It’s practical, with the capacity to store vacation gear, maybe even kids. It handles like well, a Jaguar and it probably gets decent mileage though if you’re buying a Jaguar, economy might not be your top priority.

The road’s blurred, too, which also underscores that you’re getting … well, a Jaguar, like we said. A few more frames offer a few more pieces of information. In one photo, the back is open, showing all that cargo space. And it’s parked in an attractive, upscale carport. A car like this, the photo seems to be saying, would sure be a nice addition to your driveway or look at Motor Trend’s gallery for the 2012 Land Rover Range Rover.

Everyone’s seen a Range Rover crashing through the African bush, but they clean up pretty well and look nice when you’re out on the town, the gallery tells us. The most prominently featured photo shows a smartly chromed charcoal-colored Rover in a distinctly urban setting, lights gleaming enticingly.

See? These aren’t just trucks for hauling tranquilized zebras. The dust rinses right off, and they make for trendy transportation.The details are critical in car photography — contact us if you want professionals who know about background work.

Car photo library for people who love cars, and good photos

It’s summertime, so there are car shows all over the place, and it’s possible to see some really sweet old cars, typically maintained by really sweet older guys. The photos, even in the press, aren’t usually all that sweet, they are just cars sitting on asphalt or grass, typically with high contrast light coming through trees, or some really bad HDR processing.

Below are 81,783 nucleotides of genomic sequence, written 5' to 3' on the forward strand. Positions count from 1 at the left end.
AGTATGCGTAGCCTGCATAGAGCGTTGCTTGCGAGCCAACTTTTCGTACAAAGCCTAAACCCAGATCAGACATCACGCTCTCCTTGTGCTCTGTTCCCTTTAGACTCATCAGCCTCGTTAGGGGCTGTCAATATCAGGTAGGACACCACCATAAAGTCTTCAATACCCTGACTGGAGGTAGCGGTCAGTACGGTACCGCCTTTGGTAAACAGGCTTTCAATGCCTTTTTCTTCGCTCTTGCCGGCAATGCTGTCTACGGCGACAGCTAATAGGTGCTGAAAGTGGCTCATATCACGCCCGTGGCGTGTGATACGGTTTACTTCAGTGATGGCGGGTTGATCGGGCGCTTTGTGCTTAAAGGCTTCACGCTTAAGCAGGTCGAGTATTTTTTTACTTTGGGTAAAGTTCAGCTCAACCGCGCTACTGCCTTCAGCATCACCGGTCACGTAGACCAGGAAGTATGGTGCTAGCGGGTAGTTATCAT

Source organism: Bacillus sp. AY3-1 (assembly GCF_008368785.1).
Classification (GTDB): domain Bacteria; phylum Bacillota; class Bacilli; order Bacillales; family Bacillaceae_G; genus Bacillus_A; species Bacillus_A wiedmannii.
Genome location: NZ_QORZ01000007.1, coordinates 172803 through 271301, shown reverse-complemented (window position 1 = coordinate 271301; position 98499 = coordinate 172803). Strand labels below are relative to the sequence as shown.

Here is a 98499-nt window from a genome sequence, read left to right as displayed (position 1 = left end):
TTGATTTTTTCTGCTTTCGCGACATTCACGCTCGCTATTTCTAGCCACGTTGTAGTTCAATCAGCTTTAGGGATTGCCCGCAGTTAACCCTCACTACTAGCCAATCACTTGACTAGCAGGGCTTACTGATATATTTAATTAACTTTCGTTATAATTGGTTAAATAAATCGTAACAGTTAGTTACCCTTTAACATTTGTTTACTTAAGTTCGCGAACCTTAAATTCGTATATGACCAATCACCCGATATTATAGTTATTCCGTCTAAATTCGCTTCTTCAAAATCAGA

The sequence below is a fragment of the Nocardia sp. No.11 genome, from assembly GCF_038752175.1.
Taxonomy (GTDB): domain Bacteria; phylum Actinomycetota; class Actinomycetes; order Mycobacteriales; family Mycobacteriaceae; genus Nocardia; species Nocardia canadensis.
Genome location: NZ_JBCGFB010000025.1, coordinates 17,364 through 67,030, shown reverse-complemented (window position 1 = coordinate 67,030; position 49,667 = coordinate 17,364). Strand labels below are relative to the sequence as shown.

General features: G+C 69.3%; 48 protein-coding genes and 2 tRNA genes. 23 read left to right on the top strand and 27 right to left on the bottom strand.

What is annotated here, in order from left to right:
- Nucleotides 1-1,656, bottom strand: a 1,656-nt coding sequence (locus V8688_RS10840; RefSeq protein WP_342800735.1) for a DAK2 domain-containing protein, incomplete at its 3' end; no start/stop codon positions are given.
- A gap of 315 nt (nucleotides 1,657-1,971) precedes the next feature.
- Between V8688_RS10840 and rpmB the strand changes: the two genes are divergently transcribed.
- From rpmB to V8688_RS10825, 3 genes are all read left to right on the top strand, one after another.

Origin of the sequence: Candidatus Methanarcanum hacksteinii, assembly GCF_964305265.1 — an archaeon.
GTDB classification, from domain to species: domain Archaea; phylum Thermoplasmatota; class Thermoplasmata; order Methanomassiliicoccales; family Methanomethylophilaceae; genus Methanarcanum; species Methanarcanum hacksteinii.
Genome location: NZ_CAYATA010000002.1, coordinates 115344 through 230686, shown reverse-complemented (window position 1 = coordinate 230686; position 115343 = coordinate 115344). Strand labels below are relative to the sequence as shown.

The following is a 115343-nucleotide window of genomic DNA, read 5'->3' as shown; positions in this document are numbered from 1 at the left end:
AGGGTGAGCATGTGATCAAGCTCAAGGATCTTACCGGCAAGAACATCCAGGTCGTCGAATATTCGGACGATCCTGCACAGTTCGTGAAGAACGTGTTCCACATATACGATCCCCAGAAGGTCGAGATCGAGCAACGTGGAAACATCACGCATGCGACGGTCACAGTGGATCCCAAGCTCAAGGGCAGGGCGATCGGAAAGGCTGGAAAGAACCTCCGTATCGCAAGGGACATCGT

2012 Jaguar XKR-S Coupe Car Stock Photography

Low aggressive passenger side view of 2012 Jaguar XKR-S Coupe

Here’s one example of that. Nice car, but not that nice for any serious car photo library. Here’s another example, where classic cars get mixed in with fruit pies and much more. Sweet, for sure, but just not what you are interested in, for automotive marketing and advertising projects.

What is more interesting this summer is that we’re starting to see some beautiful pictures of high end cars that will be coming out in the fall. One that’s making lots of waves, for instance, is the new Austin Martin Vanquish. It’s a handsome looking car by any measure. Unfortunately for those of us in the United States, the car won’t arrive in retail until next year, but it will be available this fall in Europe.

2014 Chevrolet Silverado 1500 LT 2WD Crew Cab

Rear three quarter view of 2014 Chevrolet Silverado 1500 LT 2WD Crew Cab

The new Vanquish will reach European dealerships in late 2012 with UK prices starting from £189,995, while first deliveries in the U.S. will begin in early 2013 with prices to start from US$279,995 MSRP.

We’ve also seen some tantalizing reports about a new Mercedes and a new Bentley. The Mercedes is a Mercedes-Benz’s 2014 CLA Class, and the Bentley is a Continental GT Speed. Both of them should have many more details coming out soon, but for now we’re just listening for press reports. Both will be fascinating additions to the high end marketplace.